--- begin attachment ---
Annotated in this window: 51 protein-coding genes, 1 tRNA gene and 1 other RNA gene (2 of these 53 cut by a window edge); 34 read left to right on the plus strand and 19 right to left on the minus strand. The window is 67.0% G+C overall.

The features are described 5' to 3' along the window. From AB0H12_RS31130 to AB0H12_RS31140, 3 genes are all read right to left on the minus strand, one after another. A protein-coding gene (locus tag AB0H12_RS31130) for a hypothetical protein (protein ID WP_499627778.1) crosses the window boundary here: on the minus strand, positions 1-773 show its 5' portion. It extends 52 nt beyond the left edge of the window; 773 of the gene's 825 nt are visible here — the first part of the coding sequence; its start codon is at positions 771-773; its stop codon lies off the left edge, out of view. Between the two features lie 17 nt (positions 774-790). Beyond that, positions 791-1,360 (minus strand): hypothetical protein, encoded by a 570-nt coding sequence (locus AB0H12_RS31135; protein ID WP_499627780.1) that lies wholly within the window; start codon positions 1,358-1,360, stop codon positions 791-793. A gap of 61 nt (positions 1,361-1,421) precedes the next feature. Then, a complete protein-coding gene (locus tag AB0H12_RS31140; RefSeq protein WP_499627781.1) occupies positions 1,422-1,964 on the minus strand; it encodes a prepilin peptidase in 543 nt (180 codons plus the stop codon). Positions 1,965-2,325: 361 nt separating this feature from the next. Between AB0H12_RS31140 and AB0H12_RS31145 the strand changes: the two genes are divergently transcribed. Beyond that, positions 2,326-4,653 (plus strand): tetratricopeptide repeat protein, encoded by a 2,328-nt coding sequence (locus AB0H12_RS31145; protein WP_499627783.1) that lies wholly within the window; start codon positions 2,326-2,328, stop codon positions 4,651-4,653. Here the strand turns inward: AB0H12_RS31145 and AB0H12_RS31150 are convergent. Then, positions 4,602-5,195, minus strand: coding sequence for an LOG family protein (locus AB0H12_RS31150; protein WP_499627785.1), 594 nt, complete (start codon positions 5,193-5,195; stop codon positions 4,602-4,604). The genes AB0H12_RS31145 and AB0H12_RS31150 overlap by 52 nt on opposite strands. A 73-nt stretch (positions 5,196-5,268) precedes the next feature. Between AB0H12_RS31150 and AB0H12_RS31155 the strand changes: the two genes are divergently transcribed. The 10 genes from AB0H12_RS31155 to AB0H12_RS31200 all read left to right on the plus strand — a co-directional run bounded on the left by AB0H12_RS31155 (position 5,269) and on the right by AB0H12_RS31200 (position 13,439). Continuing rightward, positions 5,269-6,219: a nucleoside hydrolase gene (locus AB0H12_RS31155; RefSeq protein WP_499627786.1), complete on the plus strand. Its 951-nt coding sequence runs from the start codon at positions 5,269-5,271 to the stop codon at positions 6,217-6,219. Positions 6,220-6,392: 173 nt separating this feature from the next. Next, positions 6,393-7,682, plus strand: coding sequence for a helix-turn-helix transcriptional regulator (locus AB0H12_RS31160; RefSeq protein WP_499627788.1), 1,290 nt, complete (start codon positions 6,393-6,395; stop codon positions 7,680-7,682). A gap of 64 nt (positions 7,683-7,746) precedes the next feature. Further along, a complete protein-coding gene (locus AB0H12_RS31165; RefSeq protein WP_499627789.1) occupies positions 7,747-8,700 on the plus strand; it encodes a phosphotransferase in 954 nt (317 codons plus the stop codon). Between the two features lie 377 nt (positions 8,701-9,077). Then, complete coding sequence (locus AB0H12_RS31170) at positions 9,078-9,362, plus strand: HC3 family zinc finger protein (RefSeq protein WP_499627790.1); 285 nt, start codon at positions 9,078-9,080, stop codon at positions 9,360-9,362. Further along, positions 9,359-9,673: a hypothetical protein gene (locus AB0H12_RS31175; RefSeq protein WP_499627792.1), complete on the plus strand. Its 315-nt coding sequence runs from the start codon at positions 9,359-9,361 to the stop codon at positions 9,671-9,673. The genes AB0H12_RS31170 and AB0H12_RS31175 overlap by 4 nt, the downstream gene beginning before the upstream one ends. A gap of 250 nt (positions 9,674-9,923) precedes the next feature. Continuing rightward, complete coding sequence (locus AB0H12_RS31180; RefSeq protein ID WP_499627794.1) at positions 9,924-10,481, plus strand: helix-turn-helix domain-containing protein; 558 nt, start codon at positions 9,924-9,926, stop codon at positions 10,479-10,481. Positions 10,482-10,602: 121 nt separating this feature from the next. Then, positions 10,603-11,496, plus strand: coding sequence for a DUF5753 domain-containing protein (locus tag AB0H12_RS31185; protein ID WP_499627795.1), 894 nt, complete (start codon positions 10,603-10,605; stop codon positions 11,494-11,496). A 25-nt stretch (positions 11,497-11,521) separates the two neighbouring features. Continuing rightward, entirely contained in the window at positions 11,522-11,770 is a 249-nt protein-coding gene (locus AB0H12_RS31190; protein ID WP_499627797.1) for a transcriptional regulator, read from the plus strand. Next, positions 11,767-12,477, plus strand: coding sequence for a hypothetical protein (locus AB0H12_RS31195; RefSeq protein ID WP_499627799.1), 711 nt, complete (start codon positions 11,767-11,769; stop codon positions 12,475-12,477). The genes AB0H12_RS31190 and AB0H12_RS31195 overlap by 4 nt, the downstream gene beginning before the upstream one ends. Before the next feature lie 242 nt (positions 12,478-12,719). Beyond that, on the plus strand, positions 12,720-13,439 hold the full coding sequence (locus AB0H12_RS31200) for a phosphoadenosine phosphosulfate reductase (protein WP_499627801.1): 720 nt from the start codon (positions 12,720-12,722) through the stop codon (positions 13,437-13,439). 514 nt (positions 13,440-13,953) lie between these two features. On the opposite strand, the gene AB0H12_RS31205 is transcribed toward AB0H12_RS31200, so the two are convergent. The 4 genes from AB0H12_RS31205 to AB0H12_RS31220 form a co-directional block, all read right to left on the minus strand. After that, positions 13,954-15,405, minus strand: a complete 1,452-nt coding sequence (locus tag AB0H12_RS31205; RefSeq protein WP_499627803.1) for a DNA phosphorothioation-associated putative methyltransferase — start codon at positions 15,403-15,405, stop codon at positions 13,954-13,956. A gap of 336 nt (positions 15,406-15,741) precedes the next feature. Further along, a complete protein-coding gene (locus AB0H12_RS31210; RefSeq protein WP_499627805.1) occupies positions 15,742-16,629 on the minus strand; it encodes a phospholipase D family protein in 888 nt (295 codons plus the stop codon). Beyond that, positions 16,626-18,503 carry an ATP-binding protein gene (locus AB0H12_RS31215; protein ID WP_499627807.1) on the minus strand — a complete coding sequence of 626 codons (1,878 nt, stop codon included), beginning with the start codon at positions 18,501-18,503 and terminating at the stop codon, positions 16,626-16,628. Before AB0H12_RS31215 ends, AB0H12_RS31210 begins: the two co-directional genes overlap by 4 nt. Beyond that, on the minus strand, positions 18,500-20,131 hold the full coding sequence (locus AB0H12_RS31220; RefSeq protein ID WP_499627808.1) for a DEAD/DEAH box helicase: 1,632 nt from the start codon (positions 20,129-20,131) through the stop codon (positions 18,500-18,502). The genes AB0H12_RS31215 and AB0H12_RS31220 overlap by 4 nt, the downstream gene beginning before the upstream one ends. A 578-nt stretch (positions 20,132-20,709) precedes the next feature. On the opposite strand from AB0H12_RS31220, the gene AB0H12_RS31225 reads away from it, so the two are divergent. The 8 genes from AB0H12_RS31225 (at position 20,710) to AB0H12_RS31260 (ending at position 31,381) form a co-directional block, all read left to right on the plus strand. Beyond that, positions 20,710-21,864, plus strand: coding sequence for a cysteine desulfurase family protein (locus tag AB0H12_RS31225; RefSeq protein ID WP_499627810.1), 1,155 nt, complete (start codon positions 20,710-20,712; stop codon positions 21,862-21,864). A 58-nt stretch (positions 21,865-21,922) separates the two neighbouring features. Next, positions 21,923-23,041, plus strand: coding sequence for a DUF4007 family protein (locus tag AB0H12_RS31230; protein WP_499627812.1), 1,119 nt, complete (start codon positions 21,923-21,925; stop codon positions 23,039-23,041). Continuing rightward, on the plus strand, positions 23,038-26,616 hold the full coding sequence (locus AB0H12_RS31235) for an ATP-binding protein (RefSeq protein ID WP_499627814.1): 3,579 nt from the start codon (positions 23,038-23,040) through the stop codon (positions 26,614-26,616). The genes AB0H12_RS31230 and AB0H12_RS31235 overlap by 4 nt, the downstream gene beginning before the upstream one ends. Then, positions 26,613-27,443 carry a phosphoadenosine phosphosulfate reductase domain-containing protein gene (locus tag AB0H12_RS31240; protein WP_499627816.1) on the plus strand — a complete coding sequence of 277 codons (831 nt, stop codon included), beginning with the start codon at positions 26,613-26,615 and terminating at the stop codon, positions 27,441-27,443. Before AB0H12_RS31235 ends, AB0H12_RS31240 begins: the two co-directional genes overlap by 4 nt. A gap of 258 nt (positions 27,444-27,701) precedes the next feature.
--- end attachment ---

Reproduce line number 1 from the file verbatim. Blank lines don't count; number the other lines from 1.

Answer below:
Annotated in this window: 51 protein-coding genes, 1 tRNA gene and 1 other RNA gene (2 of these 53 cut by a window edge); 34 read left to right on the plus strand and 19 right to left on the minus strand. The window is 67.0% G+C overall.